Monday, March 19, 2007

Maundy Money, Maundy Food.

Today, March 19th …

This day in 1572 was the day before Good Friday. This is known as Maundy Thursday in the Christian calendar, and in the United Kingdom is the day that the monarch traditionally dispenses ‘alms’ or gifts to the same number of poor folk as the years of the monarch’s age. Until the time of James II, part of the proceedings of the day included the ceremonial washing (and kissing) of the feet of those poor folk by the monarch, as Christ had washed the feet of his disciples.

In 1572 the monarch was Elizabeth I. She was 39 years of age, so 39 poor women were selected and were lined up to receive the royal wash. It was clearly felt that some concessions had to be made to narrow the gulf between the potentially unpleasant feet of the recipients and the refined hands and lips of The Queen, so the feet were pre-washed by the Yeoman of the Laundry, then the Sub-Almoner, then the Almoner.
After the fourth, final, and royal foot-washing, the lucky 39 were given their alms or ‘maundy’, which in Elizabeth’s time included a selection of gourmet foods:

“ … certain yards of broadcloth to make a gown … a pair of shoes … to each of them a wooden platter, wherein was half a side of salmon, as much lyng, six red herrings, and two cheat lofes of bread. Fifthly, she began with the first again, and gave to each of them a white wooden dish with claret wine. …white purses wherein were thirty-nine pence (as they say) after the number of years of her majestys age … red leather purses each containing twenty shillings a piece … “

Presumably the fish was given because meat-eating was still forbidden for a few more days – but what a great selection of fish! Not much abstention and denial there.

The anonymous author of A Proper newe Booke of Cokerye, published in the mid-sixteenth century, gave the following instructions for cooking and serving fish:

A Pyke sauce for a Pyke, Breme, Perche, Roche, Carpe, Eles, Floykes and al maner of brouke fyshe.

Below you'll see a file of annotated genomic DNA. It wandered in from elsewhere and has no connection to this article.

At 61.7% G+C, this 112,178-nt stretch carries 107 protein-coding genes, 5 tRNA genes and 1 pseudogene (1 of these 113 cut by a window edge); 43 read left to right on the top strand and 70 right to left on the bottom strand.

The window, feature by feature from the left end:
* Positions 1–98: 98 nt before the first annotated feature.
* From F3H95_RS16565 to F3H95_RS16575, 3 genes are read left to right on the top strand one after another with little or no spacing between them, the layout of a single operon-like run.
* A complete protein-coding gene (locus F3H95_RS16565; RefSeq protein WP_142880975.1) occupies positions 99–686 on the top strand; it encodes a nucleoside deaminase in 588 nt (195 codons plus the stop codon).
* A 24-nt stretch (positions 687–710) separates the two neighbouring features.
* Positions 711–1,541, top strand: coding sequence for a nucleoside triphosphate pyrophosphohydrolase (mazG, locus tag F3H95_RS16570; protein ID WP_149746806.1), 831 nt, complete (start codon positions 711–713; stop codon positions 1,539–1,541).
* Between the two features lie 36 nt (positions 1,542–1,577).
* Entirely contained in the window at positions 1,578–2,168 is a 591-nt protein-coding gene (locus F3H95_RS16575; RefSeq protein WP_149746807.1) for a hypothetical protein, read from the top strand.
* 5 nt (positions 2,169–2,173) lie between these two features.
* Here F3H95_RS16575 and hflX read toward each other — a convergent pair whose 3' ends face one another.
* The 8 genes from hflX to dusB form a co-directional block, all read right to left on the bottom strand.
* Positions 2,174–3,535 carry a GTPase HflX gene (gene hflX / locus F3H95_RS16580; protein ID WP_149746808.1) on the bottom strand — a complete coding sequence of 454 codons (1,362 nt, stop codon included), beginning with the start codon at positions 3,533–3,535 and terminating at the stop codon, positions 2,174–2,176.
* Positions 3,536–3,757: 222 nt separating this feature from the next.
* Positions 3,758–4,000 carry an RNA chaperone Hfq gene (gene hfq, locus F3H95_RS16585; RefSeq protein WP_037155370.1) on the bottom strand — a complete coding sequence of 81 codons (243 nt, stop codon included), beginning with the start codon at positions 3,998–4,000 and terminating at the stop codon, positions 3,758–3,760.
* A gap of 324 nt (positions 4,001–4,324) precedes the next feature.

Take a posye of Rosemary and time and bynde them together, and put in also a quantitye of perselye not bounde, and put into the caudron of water, salte andyeste, and the herbes, and lette them boyle a pretye whyle, then putte in the fyssheand a good quantitye of butter, and let them boyle a good season, and you shall have good Pyke sauce.
For all those fysshes above wrytten yf they muste bee broyled, take sauce for them, butter, peepper and veneger and boyle it upon a chafyngdyshe and then laye thebroyled fyshe uppon the dysche; but for Eeles and freshe Salmon nothing but Pepper and vyneger over boyled. And also yf you wyll frye them, you muste take a good quantitie of persely, after the fyshe is fryed, put in the persely into the fryinge panne, and let it frye in the butter and take it up and put it on the fryed fyshe, and frye place, whyttinge and suche other fyshe, excepte Eles, freshe Salmon, Conger, which be ever fryed but baken, boyled, roosted or sodden.

Tomorrow’s Story …

Chocolate for Health.

Quotation for the Day …

Give a man a fish and he has food for a day; teach him how to fish and you can get rid of him of the entire weekend. Attributed to many people (all women).


kitchen hand said...

Did that lead to Good Friday's traditional smoked cod with parsley-flecked white sauce? We still do that.

Sally said...

I'd never heard that quote before! Too funny!